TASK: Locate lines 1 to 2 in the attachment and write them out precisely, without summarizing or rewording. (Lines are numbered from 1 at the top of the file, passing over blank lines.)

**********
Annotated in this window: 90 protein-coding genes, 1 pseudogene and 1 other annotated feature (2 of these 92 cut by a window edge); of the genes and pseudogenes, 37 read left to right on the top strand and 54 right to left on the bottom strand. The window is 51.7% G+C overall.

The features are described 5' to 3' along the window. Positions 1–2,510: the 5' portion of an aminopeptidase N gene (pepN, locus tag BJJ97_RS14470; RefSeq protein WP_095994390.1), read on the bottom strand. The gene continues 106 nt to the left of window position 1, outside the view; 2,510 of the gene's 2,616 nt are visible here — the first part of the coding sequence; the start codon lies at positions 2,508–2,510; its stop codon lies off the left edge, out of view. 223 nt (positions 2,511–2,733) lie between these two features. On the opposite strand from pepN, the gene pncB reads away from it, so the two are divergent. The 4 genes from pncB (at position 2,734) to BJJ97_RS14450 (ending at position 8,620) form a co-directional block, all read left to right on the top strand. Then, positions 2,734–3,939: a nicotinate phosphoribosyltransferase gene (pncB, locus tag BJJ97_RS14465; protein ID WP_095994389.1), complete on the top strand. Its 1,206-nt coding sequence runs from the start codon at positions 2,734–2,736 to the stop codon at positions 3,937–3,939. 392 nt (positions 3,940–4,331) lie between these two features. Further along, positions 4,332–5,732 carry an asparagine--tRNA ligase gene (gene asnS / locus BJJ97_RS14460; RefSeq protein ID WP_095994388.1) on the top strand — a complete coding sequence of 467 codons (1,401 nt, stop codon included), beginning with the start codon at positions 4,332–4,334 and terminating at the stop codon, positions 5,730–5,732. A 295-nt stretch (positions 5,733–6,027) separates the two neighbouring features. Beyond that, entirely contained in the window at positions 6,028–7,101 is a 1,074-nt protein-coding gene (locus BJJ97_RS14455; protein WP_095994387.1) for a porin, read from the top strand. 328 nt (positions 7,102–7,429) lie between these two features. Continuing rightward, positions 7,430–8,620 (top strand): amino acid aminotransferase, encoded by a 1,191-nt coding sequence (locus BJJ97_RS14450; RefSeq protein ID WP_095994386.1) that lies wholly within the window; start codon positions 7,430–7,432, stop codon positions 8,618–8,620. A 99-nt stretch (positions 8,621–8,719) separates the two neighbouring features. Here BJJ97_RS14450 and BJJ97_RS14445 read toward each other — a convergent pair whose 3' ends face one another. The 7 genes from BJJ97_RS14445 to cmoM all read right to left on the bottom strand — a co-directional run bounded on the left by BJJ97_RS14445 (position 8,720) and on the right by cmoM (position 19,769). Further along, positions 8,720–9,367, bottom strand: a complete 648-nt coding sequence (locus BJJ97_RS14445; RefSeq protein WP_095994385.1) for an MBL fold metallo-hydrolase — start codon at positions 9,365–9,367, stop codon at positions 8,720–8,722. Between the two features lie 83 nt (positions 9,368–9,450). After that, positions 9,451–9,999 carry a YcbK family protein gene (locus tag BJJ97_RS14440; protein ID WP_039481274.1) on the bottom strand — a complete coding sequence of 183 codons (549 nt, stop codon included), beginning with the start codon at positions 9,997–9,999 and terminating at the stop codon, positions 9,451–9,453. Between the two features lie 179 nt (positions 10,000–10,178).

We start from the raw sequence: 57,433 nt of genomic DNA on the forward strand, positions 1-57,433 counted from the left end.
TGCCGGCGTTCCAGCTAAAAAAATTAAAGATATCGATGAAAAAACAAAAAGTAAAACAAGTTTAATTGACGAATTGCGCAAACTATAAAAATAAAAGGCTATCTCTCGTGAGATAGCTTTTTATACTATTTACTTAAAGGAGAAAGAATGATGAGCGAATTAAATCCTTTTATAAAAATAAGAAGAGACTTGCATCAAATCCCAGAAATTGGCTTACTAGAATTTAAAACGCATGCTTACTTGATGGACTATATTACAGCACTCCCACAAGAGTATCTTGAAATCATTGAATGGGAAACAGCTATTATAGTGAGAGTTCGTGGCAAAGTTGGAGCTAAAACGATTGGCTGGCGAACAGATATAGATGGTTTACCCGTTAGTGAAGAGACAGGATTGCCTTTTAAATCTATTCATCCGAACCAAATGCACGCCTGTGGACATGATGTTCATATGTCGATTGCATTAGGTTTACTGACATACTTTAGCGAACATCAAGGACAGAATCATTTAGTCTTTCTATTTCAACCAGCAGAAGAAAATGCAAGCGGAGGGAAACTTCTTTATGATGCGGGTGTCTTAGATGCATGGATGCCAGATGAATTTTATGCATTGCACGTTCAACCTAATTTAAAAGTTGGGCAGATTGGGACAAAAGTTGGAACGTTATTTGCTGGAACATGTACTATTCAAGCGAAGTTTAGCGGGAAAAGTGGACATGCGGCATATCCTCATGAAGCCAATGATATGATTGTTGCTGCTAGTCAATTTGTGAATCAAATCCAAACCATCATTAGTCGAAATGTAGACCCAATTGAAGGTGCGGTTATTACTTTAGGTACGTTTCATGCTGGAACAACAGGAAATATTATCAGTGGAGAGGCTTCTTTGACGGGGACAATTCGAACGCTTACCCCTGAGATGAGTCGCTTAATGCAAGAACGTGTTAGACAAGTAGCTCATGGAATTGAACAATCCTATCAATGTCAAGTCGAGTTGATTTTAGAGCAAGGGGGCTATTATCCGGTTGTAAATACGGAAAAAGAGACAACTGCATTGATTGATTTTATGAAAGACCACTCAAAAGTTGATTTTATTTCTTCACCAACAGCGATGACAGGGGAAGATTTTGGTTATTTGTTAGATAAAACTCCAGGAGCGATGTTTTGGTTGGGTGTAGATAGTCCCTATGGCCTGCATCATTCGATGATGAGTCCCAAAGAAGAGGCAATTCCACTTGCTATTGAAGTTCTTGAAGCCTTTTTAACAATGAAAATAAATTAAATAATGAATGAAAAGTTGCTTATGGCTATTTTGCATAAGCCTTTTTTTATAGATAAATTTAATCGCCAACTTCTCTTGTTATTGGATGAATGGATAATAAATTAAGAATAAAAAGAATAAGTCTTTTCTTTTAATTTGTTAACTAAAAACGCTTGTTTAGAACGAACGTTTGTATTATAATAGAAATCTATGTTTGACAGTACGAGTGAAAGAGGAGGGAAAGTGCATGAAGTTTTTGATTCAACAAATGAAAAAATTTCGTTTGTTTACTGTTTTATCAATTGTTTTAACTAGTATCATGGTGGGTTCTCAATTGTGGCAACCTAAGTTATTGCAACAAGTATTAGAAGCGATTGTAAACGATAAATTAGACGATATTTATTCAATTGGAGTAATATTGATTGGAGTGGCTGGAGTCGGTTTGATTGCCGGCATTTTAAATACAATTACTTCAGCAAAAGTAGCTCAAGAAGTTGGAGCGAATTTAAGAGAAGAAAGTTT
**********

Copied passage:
Annotated in this window: 90 protein-coding genes, 1 pseudogene and 1 other annotated feature (2 of these 92 cut by a window edge); of the genes and pseudogenes, 37 read left to right on the top strand and 54 right to left on the bottom strand. The window is 51.7% G+C overall.

The features are described 5' to 3' along the window. Positions 1–2,510: the 5' portion of an aminopeptidase N gene (pepN, locus tag BJJ97_RS14470; RefSeq protein WP_095994390.1), read on the bottom strand. The gene continues 106 nt to the left of window position 1, outside the view; 2,510 of the gene's 2,616 nt are visible here — the first part of the coding sequence; the start codon lies at positions 2,508–2,510; its stop codon lies off the left edge, out of view. 223 nt (positions 2,511–2,733) lie between these two features. On the opposite strand from pepN, the gene pncB reads away from it, so the two are divergent. The 4 genes from pncB (at position 2,734) to BJJ97_RS14450 (ending at position 8,620) form a co-directional block, all read left to right on the top strand. Then, positions 2,734–3,939: a nicotinate phosphoribosyltransferase gene (pncB, locus tag BJJ97_RS14465; protein ID WP_095994389.1), complete on the top strand. Its 1,206-nt coding sequence runs from the start codon at positions 2,734–2,736 to the stop codon at positions 3,937–3,939. 392 nt (positions 3,940–4,331) lie between these two features. Further along, positions 4,332–5,732 carry an asparagine--tRNA ligase gene (gene asnS / locus BJJ97_RS14460; RefSeq protein ID WP_095994388.1) on the top strand — a complete coding sequence of 467 codons (1,401 nt, stop codon included), beginning with the start codon at positions 4,332–4,334 and terminating at the stop codon, positions 5,730–5,732. A 295-nt stretch (positions 5,733–6,027) separates the two neighbouring features. Beyond that, entirely contained in the window at positions 6,028–7,101 is a 1,074-nt protein-coding gene (locus BJJ97_RS14455; protein WP_095994387.1) for a porin, read from the top strand. 328 nt (positions 7,102–7,429) lie between these two features. Continuing rightward, positions 7,430–8,620 (top strand): amino acid aminotransferase, encoded by a 1,191-nt coding sequence (locus BJJ97_RS14450; RefSeq protein ID WP_095994386.1) that lies wholly within the window; start codon positions 7,430–7,432, stop codon positions 8,618–8,620. A 99-nt stretch (positions 8,621–8,719) separates the two neighbouring features. Here BJJ97_RS14450 and BJJ97_RS14445 read toward each other — a convergent pair whose 3' ends face one another. The 7 genes from BJJ97_RS14445 to cmoM all read right to left on the bottom strand — a co-directional run bounded on the left by BJJ97_RS14445 (position 8,720) and on the right by cmoM (position 19,769). Further along, positions 8,720–9,367, bottom strand: a complete 648-nt coding sequence (locus BJJ97_RS14445; RefSeq protein WP_095994385.1) for an MBL fold metallo-hydrolase — start codon at positions 9,365–9,367, stop codon at positions 8,720–8,722. Between the two features lie 83 nt (positions 9,368–9,450). After that, positions 9,451–9,999 carry a YcbK family protein gene (locus tag BJJ97_RS14440; protein ID WP_039481274.1) on the bottom strand — a complete coding sequence of 183 codons (549 nt, stop codon included), beginning with the start codon at positions 9,997–9,999 and terminating at the stop codon, positions 9,451–9,453. Between the two features lie 179 nt (positions 10,000–10,178).